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Classical 101

Music Therapy and Autism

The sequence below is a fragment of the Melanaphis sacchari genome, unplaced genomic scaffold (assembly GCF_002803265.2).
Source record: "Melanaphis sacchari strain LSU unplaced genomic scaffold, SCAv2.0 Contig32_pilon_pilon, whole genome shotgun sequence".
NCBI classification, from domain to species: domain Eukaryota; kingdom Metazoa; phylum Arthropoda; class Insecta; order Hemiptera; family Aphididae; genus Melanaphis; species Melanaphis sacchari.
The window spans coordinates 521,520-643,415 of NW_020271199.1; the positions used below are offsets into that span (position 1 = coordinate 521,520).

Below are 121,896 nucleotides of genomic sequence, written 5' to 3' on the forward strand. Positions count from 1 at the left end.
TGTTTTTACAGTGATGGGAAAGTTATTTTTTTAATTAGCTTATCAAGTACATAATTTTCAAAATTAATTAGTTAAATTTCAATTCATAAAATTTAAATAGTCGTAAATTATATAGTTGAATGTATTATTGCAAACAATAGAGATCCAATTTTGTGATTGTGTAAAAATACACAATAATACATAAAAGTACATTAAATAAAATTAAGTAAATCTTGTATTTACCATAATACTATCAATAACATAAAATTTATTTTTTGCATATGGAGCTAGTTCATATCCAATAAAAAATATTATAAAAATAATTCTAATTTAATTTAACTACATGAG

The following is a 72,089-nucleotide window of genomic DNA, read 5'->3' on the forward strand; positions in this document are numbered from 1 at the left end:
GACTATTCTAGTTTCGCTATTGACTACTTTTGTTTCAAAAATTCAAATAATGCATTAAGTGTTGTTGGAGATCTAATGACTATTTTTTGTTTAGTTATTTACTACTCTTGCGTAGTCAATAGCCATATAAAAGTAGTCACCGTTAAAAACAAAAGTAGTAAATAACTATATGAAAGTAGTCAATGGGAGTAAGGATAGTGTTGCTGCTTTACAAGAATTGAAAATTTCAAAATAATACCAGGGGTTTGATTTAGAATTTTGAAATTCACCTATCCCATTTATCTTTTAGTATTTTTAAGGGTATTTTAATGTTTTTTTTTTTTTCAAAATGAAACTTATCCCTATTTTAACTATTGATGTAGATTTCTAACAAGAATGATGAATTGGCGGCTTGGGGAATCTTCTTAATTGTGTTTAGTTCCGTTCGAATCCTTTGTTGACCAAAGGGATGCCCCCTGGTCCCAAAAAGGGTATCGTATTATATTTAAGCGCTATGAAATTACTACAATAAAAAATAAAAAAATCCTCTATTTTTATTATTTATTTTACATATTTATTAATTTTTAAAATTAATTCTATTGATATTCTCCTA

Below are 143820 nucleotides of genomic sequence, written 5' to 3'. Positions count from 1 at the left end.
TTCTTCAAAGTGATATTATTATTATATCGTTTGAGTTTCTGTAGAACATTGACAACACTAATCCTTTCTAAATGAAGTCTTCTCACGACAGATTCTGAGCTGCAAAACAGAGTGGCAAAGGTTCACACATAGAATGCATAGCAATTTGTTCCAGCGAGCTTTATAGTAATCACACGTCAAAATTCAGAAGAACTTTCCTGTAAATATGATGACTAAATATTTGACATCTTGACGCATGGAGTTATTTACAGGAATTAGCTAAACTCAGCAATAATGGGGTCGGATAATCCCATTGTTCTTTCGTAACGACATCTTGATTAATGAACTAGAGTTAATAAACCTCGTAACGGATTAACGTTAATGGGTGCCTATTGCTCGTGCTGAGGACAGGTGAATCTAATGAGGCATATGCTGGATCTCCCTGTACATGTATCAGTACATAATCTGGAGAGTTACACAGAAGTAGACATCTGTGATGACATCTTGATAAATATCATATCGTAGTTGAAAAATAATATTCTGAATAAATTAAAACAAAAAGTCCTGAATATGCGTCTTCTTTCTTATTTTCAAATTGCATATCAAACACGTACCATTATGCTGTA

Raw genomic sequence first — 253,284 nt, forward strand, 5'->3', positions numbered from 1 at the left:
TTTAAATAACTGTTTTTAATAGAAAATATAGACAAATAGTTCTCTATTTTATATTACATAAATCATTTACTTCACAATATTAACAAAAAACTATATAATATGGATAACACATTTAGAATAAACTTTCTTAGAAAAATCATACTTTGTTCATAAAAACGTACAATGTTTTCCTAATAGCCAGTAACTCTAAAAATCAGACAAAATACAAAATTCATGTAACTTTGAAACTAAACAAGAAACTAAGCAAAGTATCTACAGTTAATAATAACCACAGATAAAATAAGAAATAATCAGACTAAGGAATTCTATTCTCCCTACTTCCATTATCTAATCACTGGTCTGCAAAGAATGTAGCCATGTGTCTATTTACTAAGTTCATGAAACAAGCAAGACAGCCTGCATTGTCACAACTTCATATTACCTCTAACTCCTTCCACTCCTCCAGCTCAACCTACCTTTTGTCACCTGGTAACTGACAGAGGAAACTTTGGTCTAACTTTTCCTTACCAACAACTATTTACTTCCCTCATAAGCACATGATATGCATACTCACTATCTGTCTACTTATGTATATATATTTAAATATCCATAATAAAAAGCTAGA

We've done two radio specials on the uses of Music Therapy in giving language and improved cognition to autistic kids.  They can be heard complete, with a host of other information, at http://www.wosu.org/autism/. Louise Steele, Professor of Music at Ohio University in Athens, is our local music therapy guru. She and her colleague Kamille Geist train music therapists who use music as a "bridge" to areas of a child's brain that may lack stimulus. Kids are encouraged to sing, play, move and make eye contact as the road to speech in unblocked. This is a long and painstaking process.  Movement coordination and dance are also used, addressing the kinesthetic challenges often faced by persons with autism. In a small room loaded with musical instruments, kids are offered keyboards, blocks, sticks, bell and horns and encouraged to make noise. Music is, after all, organized noise. It is through music, the ordering of the noise, that misfiring brain synapses are hopefully corrected. We saw student therapists working hard to maintain eye contact and to develop focus between their younger charges, themselves, the instruments, and the world around them. Painstaking yes, but fascinating, and hopeful, as, quoting Professor Steele, "Under used areas of the brain are stimulated, and the functions controlling language and cognition are strengthened and sometimes re-assigned, through music." In this sound clip we visit a session led by student therapist Sarah Paysak with 10-year old Christian Borckert, and we meet Christian's parents, John and Jana Borckert.  They let us in on the world of raising an autistic child, and the role of music therapy as the work goes on to improve Christian's life. http://www.wosu.org/audio/classical/2009/music_therapy.mp3